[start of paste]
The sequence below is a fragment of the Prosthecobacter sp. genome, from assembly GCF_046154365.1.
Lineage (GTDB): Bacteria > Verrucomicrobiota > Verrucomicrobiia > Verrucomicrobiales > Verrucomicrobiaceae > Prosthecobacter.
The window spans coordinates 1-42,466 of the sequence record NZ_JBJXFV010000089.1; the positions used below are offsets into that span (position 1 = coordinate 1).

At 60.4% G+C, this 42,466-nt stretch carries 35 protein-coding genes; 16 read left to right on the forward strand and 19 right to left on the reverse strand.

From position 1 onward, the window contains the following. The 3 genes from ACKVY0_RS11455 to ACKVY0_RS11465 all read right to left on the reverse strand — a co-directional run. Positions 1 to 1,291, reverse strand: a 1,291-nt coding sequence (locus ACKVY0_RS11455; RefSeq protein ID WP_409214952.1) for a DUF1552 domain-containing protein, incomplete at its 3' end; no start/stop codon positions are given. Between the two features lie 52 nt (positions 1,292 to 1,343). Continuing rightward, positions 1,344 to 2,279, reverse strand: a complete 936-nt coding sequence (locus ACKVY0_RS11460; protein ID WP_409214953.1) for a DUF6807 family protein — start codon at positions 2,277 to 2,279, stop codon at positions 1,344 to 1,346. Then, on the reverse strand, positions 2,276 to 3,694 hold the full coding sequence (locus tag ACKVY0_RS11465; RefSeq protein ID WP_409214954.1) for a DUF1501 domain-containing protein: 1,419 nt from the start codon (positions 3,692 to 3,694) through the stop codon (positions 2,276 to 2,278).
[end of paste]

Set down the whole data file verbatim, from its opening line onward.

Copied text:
The sequence below is a fragment of the Prosthecobacter sp. genome, from assembly GCF_046154365.1.
Lineage (GTDB): Bacteria > Verrucomicrobiota > Verrucomicrobiia > Verrucomicrobiales > Verrucomicrobiaceae > Prosthecobacter.
The window spans coordinates 1-42,466 of the sequence record NZ_JBJXFV010000089.1; the positions used below are offsets into that span (position 1 = coordinate 1).

At 60.4% G+C, this 42,466-nt stretch carries 35 protein-coding genes; 16 read left to right on the forward strand and 19 right to left on the reverse strand.

From position 1 onward, the window contains the following. The 3 genes from ACKVY0_RS11455 to ACKVY0_RS11465 all read right to left on the reverse strand — a co-directional run. Positions 1 to 1,291, reverse strand: a 1,291-nt coding sequence (locus ACKVY0_RS11455; RefSeq protein ID WP_409214952.1) for a DUF1552 domain-containing protein, incomplete at its 3' end; no start/stop codon positions are given. Between the two features lie 52 nt (positions 1,292 to 1,343). Continuing rightward, positions 1,344 to 2,279, reverse strand: a complete 936-nt coding sequence (locus ACKVY0_RS11460; protein ID WP_409214953.1) for a DUF6807 family protein — start codon at positions 2,277 to 2,279, stop codon at positions 1,344 to 1,346. Then, on the reverse strand, positions 2,276 to 3,694 hold the full coding sequence (locus tag ACKVY0_RS11465; RefSeq protein ID WP_409214954.1) for a DUF1501 domain-containing protein: 1,419 nt from the start codon (positions 3,692 to 3,694) through the stop codon (positions 2,276 to 2,278).